Reconciliation since 2000: stalled, fermenting, or taken out the
back and shot?
Dr Mark Byrne*
27 October 2005
(A version of this paper appeared as an op-ed on New
Sunday, 27 May 2000 was one of the most memorable days in recent
Australian history. On a bright Autumn day nearly a quarter of a
million people marched across the Sydney Harbour Bridge in support
of reconciliation between Indigenous and non-Indigenous Australians. A skywriter eked out in
trails of white far above them the word the Prime Minister —
who lived within sight of the bridge, but who declined to walk —had
steadfastly refused to say to Aboriginal people: SORRY. Other large
walks subsequently occurred in the other capital cities, reinforcing
the message of popular support for the reconciliation process.
The day before the march was Corroboree Day at the Sydney Opera
House. After a decade of work involving extensive community consultations,
social research, public education and political negotiations, the
Council for Aboriginal Reconciliation (CAR) formally presented the
Australian Declaration Towards Reconciliation and Roadmap to Reconciliation
to the assembled dignitaries and the nation.
On 4 December 2000 CAR’s last act was to present its final
report to the Prime Minister and the Federal Parliament. Reconciliation:
listed a number of items of “unfinished business” in
the reconciliation agenda that should be addressed by the federal
and state governments and by CAR’s successor body, Reconciliation
Australia (RA). It also included a draft Reconciliation Bill
2001 to establish processes, including triennial Reconciliation
Conventions, “to identify, monitor, negotiate and resolve
unresolved issues for reconciliation”.
The letter to parliament that accompanied the report ended on an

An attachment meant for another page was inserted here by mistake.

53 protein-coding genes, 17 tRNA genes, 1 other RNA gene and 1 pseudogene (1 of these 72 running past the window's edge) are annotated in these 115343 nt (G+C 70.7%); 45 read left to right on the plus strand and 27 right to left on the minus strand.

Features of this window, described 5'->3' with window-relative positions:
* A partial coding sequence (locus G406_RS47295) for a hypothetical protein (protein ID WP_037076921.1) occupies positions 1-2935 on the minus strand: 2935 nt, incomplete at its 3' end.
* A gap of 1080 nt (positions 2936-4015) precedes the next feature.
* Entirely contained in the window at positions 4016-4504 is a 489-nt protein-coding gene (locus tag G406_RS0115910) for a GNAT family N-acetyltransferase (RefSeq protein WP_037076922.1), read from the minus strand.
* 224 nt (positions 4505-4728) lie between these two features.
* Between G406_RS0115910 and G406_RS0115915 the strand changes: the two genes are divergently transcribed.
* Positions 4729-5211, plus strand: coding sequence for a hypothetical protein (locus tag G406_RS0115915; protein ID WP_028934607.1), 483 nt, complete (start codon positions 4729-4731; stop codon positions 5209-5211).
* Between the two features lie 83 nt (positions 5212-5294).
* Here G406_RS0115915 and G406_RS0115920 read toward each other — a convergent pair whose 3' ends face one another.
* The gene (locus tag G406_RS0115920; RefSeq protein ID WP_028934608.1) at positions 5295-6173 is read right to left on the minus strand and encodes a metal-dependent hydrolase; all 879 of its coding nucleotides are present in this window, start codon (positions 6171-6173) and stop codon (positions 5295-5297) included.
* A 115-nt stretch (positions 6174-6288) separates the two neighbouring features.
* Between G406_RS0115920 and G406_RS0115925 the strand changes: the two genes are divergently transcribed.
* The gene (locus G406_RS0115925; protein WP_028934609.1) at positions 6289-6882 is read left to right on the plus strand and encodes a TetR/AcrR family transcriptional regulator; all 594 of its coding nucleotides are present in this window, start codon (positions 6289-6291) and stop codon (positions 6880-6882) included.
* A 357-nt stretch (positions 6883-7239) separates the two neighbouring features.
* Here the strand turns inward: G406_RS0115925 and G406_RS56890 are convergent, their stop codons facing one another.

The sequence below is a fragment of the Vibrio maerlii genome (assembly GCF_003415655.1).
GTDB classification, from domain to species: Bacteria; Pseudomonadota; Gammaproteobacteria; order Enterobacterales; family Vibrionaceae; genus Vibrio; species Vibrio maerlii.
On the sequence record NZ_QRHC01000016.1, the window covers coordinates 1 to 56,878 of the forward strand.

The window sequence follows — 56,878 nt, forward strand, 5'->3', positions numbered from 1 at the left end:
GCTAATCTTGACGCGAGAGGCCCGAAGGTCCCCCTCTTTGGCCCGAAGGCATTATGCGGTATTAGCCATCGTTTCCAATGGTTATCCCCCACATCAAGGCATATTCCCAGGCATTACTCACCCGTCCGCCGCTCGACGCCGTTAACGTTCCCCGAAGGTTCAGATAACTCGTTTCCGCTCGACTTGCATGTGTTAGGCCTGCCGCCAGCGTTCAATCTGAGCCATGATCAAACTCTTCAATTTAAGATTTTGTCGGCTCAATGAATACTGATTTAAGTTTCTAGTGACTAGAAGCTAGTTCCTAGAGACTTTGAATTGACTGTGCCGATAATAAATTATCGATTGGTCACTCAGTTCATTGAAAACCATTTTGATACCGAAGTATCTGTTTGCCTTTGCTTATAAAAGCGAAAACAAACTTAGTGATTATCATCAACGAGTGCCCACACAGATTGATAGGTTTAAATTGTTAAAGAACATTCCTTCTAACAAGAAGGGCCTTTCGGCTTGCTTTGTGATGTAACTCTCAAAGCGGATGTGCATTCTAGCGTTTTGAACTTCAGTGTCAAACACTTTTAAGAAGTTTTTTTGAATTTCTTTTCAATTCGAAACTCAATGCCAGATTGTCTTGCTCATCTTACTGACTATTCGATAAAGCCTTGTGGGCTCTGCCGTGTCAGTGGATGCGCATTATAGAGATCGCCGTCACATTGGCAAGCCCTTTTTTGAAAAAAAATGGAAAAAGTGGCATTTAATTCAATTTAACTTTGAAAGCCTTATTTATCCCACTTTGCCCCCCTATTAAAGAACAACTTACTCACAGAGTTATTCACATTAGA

The Council believes that if the documents and strategies outlined
in this report are acted upon, Australia will have a solid claim
to asserting itself as a reconciled nation. We would be getting
close to the Council's vision of:
A united Australia which respects this land of ours; values the
Aboriginal and Torres Strait Islander heritage; and provides justice
and equity for all.
“If” is, of course, the magic word. The mood that prevails
five years later was reflected in the words of anthropologist Dr
Ruth Fink Latukefu when she spoke at a Reconciliation Week service
in a Canberra church:
Today, [five] years later, something seems to be wrong, our
roller coaster is stopping. Aboriginal voices are silent. ATSIC
has been abolished. Regional Councils are to be disbanded. There
is to be no more elected representation. Can someone please explain
what is going on? The journey seems to be over. We are no longer
moving forward, are we just standing still or are we moving backwards?
The aim of this paper is to “explain what is going on”
by examining the major developments in the reconciliation process
since the end of 2000. We need to begin by defining what we mean
by reconciliation in the Australian context. For some it has come
to encapsulate the whole process of overcoming Indigenous disadvantage
and bridging the gulf between Indigenous and non-Indigenous cultures.
For others it is little more than “feel good” exercise
by middle class whites who want to be seen to be doing something
positive without ceding substantial rights to Indigenous people.
For the purposes of this paper, reconciliation is taken to have
three components or dimensions: practical measures to overcome Indigenous
disadvantage; symbolic measures (such as an apology to the Stolen
Generations) to heal the wounds of the past and present; and substantive
measures related to the so-called “rights agenda”, especially